Work Activity: The systemic entity of purposeful, cooperative human action, where several actors work in an organized way upon a shared object of work to transform it into an intended outcome, by using different kinds of means of work and means of cooperation and coordination. The intended outcome forms the purpose (motive) of the activity. Information entities, information tools, and information systems are used within work activities alongside with other means of work and means of cooperation and coordination.

Activity-Driven ISD: ISD that is driven by the requirements of the (work) activities.

Information System: The processes of managing (creating, using, storing, exchanging, etc.) information in an organizational setting (in work activities) for a purpose. An information system consists of people (actors), information (contents) and technology (means), linked together by a process directed towards a purpose. Information systems are mediated by various information technologies. An information system is not always a ‘system’ (a systemic entity) but can consist of bits and pieces of processes and technology subsumed in a systemic work activity. Information system is a socio-technical entity that has both human and technological aspects.

Development Point: A contradiction (tension, mismatch, disharmony) may exist within or between the elements of an activity or between related activities within an activity network. The contradiction causes phenomena considered harmful or problematic when it occurs/shows within a work activity and may require change efforts. A development point is the location of the contradiction and the area where change efforts are needed within the networked work activity system.

Work Activity: The systemic entity of purposeful, cooperative human action, where several actors work in an organized way upon a shared object of work to transform it into an intended outcome, by using different kinds of means of work and means of cooperation and coordination. The intended outcome forms the purpose (motive) of the activity. Information entities, information tools, and information systems are used within work activities alongside with other means of work and means of cooperation and coordination.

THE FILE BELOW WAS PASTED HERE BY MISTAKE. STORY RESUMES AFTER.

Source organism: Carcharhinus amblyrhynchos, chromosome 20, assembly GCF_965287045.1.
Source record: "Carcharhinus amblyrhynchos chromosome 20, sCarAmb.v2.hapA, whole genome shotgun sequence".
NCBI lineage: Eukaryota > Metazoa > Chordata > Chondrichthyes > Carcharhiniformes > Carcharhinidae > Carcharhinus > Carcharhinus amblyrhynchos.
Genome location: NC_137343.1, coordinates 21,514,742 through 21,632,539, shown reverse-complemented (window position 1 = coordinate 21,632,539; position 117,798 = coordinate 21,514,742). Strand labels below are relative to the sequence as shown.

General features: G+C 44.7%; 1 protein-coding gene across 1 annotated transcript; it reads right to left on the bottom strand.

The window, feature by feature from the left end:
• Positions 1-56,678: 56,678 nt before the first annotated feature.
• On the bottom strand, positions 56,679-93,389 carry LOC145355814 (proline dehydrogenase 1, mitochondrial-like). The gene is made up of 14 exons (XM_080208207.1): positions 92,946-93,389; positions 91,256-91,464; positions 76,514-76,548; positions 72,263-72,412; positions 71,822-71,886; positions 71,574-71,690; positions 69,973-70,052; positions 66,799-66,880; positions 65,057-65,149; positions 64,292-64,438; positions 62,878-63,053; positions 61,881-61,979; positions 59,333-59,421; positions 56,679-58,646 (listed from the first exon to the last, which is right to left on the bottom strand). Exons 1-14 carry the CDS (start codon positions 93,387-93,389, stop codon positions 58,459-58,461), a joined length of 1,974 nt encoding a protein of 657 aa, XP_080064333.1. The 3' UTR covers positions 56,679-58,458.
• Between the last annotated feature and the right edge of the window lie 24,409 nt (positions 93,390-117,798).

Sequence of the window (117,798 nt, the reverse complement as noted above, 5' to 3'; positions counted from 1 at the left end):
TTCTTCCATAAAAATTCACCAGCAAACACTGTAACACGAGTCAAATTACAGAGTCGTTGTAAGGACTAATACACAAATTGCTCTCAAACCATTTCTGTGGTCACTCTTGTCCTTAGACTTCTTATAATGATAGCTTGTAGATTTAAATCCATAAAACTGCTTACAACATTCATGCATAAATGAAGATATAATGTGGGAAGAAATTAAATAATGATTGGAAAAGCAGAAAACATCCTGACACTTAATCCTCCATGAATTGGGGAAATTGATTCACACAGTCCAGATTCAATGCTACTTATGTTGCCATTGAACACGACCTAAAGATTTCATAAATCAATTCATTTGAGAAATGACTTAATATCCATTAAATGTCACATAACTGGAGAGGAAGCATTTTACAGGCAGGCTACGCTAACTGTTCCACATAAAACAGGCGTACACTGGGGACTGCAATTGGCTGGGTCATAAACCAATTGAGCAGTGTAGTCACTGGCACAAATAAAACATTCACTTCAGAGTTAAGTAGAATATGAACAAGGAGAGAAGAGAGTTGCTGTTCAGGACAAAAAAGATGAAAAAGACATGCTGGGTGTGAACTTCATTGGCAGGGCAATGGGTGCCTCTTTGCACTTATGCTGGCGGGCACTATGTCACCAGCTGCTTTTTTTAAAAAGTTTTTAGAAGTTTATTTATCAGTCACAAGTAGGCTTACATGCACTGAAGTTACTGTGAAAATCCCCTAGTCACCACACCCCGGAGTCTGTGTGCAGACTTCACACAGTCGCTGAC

Information Systems (IS): The scientific field studying information systems. An applied social science, similarly to management, work, and organizational studies.

Development Point: A contradiction (tension, mismatch, disharmony) may exist within or between the elements of an activity or between related activities within an activity network. The contradiction causes phenomena considered harmful or problematic when it occurs/shows within a work activity and may require change efforts. A development point is the location of the contradiction and the area where change efforts are needed within the networked work activity system.

Information Systems Development (ISD): The process (activity) whereby a work activity or a larger organizational setting is facilitated by introducing a new socio-technical information system or modifying or expanding an existing one. ISD includes sub-activities of analysis, design, development, implementation, and evaluation. Depending on the viewpoint, it can be seen as a software engineering process of a software producer, an application acquisition process of a software user, or a works development process.

Activity Theory: The theory of socio-cultural, mediated human activity, evolved from late 1800s, currently a multi-faceted tradition with several sub-traditions.

Activity-Driven ISD: ISD that is driven by the requirements of the (work) activities.

Activity Theory: The theory of socio-cultural, mediated human activity, evolved from late 1800s, currently a multi-faceted tradition with several sub-traditions.

Information System: The processes of managing (creating, using, storing, exchanging, etc.) information in an organizational setting (in work activities) for a purpose. An information system consists of people (actors), information (contents) and technology (means), linked together by a process directed towards a purpose. Information systems are mediated by various information technologies. An information system is not always a ‘system’ (a systemic entity) but can consist of bits and pieces of processes and technology subsumed in a systemic work activity. Information system is a socio-technical entity that has both human and technological aspects.

Information Systems Development (ISD): The process (activity) whereby a work activity or a larger organizational setting is facilitated by introducing a new socio-technical information system or modifying or expanding an existing one. ISD includes sub-activities of analysis, design, development, implementation, and evaluation. Depending on the viewpoint, it can be seen as a software engineering process of a software producer, an application acquisition process of a software user, or a works development process.

Information Systems (IS): The scientific field studying information systems. An applied social science, similarly to management, work, and organizational studies.

Complete Chapter List

Search this Book:
Reset